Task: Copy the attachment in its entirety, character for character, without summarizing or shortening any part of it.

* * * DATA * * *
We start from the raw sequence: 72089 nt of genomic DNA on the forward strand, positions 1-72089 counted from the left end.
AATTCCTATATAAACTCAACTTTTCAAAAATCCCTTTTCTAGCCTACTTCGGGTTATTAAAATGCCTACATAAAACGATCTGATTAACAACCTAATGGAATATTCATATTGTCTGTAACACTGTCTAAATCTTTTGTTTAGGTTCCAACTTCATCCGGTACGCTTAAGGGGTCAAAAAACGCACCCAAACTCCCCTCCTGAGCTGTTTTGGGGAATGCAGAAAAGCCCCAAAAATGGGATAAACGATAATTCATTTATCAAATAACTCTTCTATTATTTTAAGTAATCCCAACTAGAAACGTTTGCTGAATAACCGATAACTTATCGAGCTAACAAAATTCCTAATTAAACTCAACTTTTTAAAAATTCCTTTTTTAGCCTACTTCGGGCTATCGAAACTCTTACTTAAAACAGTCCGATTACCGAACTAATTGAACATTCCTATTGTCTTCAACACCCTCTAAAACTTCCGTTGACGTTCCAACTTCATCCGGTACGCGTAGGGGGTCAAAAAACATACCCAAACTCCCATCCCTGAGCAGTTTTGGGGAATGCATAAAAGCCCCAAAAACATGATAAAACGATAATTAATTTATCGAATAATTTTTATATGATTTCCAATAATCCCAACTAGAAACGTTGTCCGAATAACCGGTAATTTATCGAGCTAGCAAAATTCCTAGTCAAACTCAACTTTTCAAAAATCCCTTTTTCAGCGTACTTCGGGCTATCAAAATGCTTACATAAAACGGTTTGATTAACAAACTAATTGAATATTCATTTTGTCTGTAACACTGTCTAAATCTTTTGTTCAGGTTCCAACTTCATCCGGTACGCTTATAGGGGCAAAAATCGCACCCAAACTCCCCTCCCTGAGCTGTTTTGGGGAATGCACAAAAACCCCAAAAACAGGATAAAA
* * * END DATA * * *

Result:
We start from the raw sequence: 72089 nt of genomic DNA on the forward strand, positions 1-72089 counted from the left end.
AATTCCTATATAAACTCAACTTTTCAAAAATCCCTTTTCTAGCCTACTTCGGGTTATTAAAATGCCTACATAAAACGATCTGATTAACAACCTAATGGAATATTCATATTGTCTGTAACACTGTCTAAATCTTTTGTTTAGGTTCCAACTTCATCCGGTACGCTTAAGGGGTCAAAAAACGCACCCAAACTCCCCTCCTGAGCTGTTTTGGGGAATGCAGAAAAGCCCCAAAAATGGGATAAACGATAATTCATTTATCAAATAACTCTTCTATTATTTTAAGTAATCCCAACTAGAAACGTTTGCTGAATAACCGATAACTTATCGAGCTAACAAAATTCCTAATTAAACTCAACTTTTTAAAAATTCCTTTTTTAGCCTACTTCGGGCTATCGAAACTCTTACTTAAAACAGTCCGATTACCGAACTAATTGAACATTCCTATTGTCTTCAACACCCTCTAAAACTTCCGTTGACGTTCCAACTTCATCCGGTACGCGTAGGGGGTCAAAAAACATACCCAAACTCCCATCCCTGAGCAGTTTTGGGGAATGCATAAAAGCCCCAAAAACATGATAAAACGATAATTAATTTATCGAATAATTTTTATATGATTTCCAATAATCCCAACTAGAAACGTTGTCCGAATAACCGGTAATTTATCGAGCTAGCAAAATTCCTAGTCAAACTCAACTTTTCAAAAATCCCTTTTTCAGCGTACTTCGGGCTATCAAAATGCTTACATAAAACGGTTTGATTAACAAACTAATTGAATATTCATTTTGTCTGTAACACTGTCTAAATCTTTTGTTCAGGTTCCAACTTCATCCGGTACGCTTATAGGGGCAAAAATCGCACCCAAACTCCCCTCCCTGAGCTGTTTTGGGGAATGCACAAAAACCCCAAAAACAGGATAAAA